In the end though, just get whatever makes you happy. The ratings thing isn't the final say and probably 95% of people on this board don't take it seriously. I was using 5.0+ frames when I just began playing and although I know it hindered my game (I switched to tweener rackets and played my mind out for a bit), it helped me develop good strokes so I could progress to the higher levels more quickly. If this kind of thing sounds good to you, go to your local tennis shop and demo a bunch of rackets, there are so many advanced rackets out there!

mutantducky
07-14-2009, 04:49 PM
also I would say get a racquet under 100.
The Dunlop 300 is a good racquet. As you get better it will be fine for higher levels. Prince shark, head liquidmetals

mutantducky
07-14-2009, 04:53 PM
and maybe demo a couple but don't mess around with that. just pick one and learn to play. 10.5-11.2 oz. headsize- probably 97+ and don't go bigger than 110. strings- just get the cheaper syn gut, or maybe a soft poly like unique 17 if you are not playing a lot. if you want to the cheap syn gut are just find and many of us here became good juniors using the cheap strings.

Dgpsx7
07-14-2009, 05:40 PM
Just buy a good 98sq inch racket either of of tw liquidation section or used off the the boards. Learn to play with just that and then in a year or so if you keep at it get a stick that fits your game more.

Zielmann
07-14-2009, 07:33 PM
I actually don't like beginners using beginner's frames. Frankly, I don't think they should even exist. There's nobody out there who needs to use a beginner's frame.

I'll usually suggest that people start with 'tweeners' or better, depending on general athleticism and coordination. But not just any tweeners. I'm also of the opinion that oversized frames are pointless. So I'd give a beginner a frame around 11 oz, with a 98-100" head, that's also either even-balanced or slightly head-light.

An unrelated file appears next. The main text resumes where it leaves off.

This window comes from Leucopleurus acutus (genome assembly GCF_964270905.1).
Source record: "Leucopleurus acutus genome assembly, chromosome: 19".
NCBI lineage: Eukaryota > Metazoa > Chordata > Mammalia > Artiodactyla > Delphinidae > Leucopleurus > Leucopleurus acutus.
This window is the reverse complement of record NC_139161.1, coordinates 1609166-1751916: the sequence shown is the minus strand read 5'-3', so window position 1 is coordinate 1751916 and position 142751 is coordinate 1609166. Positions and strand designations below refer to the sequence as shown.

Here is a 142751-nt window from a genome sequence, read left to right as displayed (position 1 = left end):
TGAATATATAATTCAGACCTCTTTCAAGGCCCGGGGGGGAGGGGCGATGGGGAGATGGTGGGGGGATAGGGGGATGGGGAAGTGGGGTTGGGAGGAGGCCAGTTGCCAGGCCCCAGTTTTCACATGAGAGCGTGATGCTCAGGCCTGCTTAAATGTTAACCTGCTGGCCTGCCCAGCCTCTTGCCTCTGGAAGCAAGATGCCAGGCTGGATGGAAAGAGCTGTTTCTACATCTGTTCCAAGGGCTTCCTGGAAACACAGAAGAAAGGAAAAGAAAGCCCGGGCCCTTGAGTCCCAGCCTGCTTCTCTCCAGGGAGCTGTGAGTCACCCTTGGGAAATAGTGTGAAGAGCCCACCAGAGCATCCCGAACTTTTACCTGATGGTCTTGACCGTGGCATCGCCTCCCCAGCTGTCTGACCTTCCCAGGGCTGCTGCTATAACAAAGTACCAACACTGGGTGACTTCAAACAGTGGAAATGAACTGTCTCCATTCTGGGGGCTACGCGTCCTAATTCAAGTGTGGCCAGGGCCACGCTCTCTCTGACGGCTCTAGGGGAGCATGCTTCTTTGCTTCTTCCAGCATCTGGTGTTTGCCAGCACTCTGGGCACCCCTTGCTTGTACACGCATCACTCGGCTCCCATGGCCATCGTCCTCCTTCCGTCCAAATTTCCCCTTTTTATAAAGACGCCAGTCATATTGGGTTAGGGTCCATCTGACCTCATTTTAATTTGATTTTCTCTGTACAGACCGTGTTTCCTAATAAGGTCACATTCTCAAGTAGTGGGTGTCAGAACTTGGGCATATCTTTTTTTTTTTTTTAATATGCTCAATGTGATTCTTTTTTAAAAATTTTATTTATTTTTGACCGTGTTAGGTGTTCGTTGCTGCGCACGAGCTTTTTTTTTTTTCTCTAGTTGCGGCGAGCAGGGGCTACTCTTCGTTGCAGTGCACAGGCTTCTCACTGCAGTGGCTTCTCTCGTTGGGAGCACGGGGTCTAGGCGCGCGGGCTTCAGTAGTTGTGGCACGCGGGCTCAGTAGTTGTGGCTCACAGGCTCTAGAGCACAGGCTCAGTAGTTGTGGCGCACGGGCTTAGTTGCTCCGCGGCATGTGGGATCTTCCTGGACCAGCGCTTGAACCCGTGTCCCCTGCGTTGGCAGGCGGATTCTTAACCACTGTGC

If you've got some decent strength already, feel free to go heavier as well. Just not sure I'd recommend going much smaller than 98". That way, the frame will still be forgiving enough that you won't be framing the ball every other shot.

anirut
07-14-2009, 07:58 PM
I don't recall there were anything known as beginner's rackets back in the 70's ... We all started learning and playing with the same headsize, only different weights.

Jr. rackets and other cheapos, yes.

Dgpsx7
07-14-2009, 08:24 PM
Just get a Kpro Tour racket from TW, string it with a basic synthetic gut like Gosen OG sheep micro at mid tension (55), put an overgrip on the stock leather grip and call it a day. The KPro tour is only $89 new and even though it might be heavier than a beginner frame I think it is a good start. It is 8 pts head light but in a year if you get better at tennis you will be happy that you actually have a good racket and not some Junior two piece garbage racket.

ryushen21
07-14-2009, 08:59 PM
The whole thing that I was told when I was started is that you don't build your stroke around a racquet but that you buy a racquet that suits your stroke.

That being said. There are plenty of good all around racquets out there that are suited to a variety of player styles.

Just my two cents...I would get something probably in an 18x20 string pattern and about a 100in head but maybe as small as 95. There are plenty of racquets that fit that mold and that will serve you well.

I think that you will be a lot happier spending a little more on an intermediate or players frame rather than buying a "beginners" frame and then buying a different frame later.

anoldsock
07-14-2009, 09:29 PM
Thanks for the reply everyone. The advice on here is exactly what I suspected. The oversize racquets just never worked for me. The 100in head that's a bit heavier seems to fit me the best right now. Anything larger just hits too long, and I want to get some fundamentals down before I start getting into what grip to use.

Just FYI, since I picked it up about two weeks ago, I've been playing about 2 hours a day to try and pick up as much as I can. When I'm not playing, like when I'm at work, all I can think about is heading to the courts. It's constantly on my mind.

My regret is that I didn't find this game earlier, even though most of my family and friends play. The good news, however, is that it's gotten a lot of them re-interested in the sport. So I have plenty of "coaches" right now.

goldenyama
07-15-2009, 01:08 AM